It was 3 o’clock in the morning and my mind was reeling.
Worst of all, there was no particular reason for my anxiety. One minute I was fast sleep, the next I was wide awake. No bones about it…
For the next two hours, I fought my restlessness and tried various strategies to lull myself back to sleep. All of which were absolutely futile.
What’s a girl to do?
I went with the obvious answer to that: Pilates.
Thirty minutes later, my limbs were stretched, my mind was cleared and I was ready to go back to sleep… For one more hour.
That time around, the alarm clock’s blare wasn’t very welcome. Still, I felt the mental pressure to get up and get productive.
The next few hours followed in similar sequence, with me rushing from one thing to the next.
I got home with just two hours to kill before heading back to campus for my long copy editing shift. I had barely stepped inside my house, before feeling overwhelmed with all I wanted to do and all I needed to accomplish in that time.
Just as was the case with my unplanned 3 o’clock wake-up call, my mind was reeling.
“Review homework. Update planner. Check out upcoming assignments. Clean out my backpack. Pack my new bag. Check the mail. Pay the bills. Empty the dishwasher. Make new ice cubes. Put away laundry. Organize my room…”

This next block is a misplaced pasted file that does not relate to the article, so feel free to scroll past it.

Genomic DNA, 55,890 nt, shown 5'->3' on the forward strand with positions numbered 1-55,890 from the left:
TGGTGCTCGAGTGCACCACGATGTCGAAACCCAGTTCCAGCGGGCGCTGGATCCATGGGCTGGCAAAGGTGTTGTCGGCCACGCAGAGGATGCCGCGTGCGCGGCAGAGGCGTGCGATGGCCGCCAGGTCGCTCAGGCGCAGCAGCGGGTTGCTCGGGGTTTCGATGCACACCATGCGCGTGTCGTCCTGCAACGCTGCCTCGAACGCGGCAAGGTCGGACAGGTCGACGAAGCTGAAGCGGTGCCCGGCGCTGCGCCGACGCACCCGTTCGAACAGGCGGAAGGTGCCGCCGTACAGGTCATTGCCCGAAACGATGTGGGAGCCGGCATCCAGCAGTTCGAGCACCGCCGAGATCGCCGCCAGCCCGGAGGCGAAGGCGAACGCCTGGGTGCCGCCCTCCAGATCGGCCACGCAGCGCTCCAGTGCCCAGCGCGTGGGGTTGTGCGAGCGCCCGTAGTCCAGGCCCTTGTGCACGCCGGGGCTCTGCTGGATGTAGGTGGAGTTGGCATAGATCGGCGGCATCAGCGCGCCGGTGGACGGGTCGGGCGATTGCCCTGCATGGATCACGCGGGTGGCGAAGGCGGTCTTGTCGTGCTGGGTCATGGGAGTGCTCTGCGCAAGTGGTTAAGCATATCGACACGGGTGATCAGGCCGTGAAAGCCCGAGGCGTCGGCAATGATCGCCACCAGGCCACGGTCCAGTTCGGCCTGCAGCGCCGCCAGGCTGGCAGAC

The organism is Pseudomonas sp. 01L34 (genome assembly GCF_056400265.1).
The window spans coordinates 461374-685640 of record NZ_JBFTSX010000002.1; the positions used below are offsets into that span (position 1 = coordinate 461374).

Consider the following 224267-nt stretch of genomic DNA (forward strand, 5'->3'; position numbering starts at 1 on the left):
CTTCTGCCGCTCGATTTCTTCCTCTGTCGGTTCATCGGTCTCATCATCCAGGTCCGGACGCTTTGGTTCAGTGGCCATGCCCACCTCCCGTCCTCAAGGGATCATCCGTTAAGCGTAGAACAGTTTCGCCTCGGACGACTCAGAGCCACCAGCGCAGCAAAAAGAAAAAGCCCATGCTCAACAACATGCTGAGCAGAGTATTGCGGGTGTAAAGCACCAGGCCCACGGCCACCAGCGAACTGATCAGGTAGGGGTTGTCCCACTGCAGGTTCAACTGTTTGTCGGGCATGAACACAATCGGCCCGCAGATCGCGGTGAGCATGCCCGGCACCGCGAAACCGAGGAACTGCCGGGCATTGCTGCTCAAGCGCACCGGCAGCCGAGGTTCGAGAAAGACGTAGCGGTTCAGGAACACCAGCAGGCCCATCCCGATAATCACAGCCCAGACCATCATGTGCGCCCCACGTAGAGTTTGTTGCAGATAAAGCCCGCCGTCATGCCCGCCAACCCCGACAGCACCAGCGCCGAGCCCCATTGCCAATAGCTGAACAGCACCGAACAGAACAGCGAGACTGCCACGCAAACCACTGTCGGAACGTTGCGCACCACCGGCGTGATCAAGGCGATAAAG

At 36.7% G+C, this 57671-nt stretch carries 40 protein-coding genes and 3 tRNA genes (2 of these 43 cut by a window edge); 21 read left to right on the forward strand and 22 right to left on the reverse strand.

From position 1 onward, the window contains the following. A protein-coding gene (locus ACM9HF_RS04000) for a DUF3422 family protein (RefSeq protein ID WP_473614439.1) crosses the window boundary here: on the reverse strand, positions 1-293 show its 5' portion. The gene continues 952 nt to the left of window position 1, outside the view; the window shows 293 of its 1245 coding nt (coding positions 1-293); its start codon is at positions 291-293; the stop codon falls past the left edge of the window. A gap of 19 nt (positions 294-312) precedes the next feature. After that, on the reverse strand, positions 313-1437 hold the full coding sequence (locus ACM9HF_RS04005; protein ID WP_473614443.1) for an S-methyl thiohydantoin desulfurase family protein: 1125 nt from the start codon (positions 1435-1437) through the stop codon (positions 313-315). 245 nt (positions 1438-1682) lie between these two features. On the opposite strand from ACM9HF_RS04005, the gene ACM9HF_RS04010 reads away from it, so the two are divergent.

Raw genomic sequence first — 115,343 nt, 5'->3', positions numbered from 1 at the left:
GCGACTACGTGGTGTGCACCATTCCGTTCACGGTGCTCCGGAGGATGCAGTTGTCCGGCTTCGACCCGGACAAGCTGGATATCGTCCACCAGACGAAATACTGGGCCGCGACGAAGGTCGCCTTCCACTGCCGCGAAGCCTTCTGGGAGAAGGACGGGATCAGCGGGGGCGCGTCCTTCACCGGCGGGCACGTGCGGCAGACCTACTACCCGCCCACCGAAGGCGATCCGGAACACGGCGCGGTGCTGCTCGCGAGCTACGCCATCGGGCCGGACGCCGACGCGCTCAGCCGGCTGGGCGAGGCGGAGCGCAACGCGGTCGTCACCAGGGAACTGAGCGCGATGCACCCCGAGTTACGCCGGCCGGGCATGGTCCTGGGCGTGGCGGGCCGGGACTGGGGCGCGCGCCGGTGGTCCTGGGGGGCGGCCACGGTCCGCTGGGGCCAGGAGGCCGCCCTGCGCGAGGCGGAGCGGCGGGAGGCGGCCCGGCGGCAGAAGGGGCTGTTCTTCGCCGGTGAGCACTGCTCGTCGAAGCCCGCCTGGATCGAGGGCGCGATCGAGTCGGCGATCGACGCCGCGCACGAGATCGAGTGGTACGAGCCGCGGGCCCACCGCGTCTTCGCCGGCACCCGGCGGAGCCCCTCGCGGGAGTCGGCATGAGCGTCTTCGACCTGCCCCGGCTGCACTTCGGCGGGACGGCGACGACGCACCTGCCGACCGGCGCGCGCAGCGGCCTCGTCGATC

What was going to happen if I let a few of those things slide?
Was the world really going to fall apart? No.
Would it help me stay sane? Yes.
So, with a leap of faith, I made myself relax and focus my attention on one thing: creating a comforting dinner.
- 2 slices “day-old” whole-grain bread
- 1 garlic clove
- 1 C grape tomatoes
- 1/2 t sugar
- Salt and pepper, to taste
- Olive oil, optional
- Slice the tomatoes in half, lengthwise. Place, face up, on a lined baking sheet. Evenly sprinkle with sugar. Season with salt and pepper, to taste.
- Bake tomatoes in 225 degree oven for 20 minutes. Then, keeping tomatoes in the oven, turn the temperate up to 300 degrees and allow to continue baking for at least 40 minutes. They will be done when they look dried and shriveled.
- When tomatoes are almost done baking, toast the bread (I used a conventional toaster, but the oven would work) until it is browned.
- Cut the garlic clove in half and remove the paper-like outer shell. Rub the garlic halves all over the toast.
- Then, top the toast with warm tomatoes. Drizzle with olive oil, if desired.
- There is no comparison for fresh, summer tomatoes. But, in a pinch (aka, every season other than summer), sprinkling a little sugar on the tomatoes helps bring out the more subtle sweet tones.
- Rubbing garlic on toast (or anything else) has to be one of the best tips ever. That way, the essence is absolutely there, but there are no stray bits of garlic to accidentally bite into.
It wasn’t until I was savoring the sweet tomatoes and garlic-infused toast that I realized there was actually a moral to my dinner story: Take a little time to slow down and
smell the roses roast the tomatoes.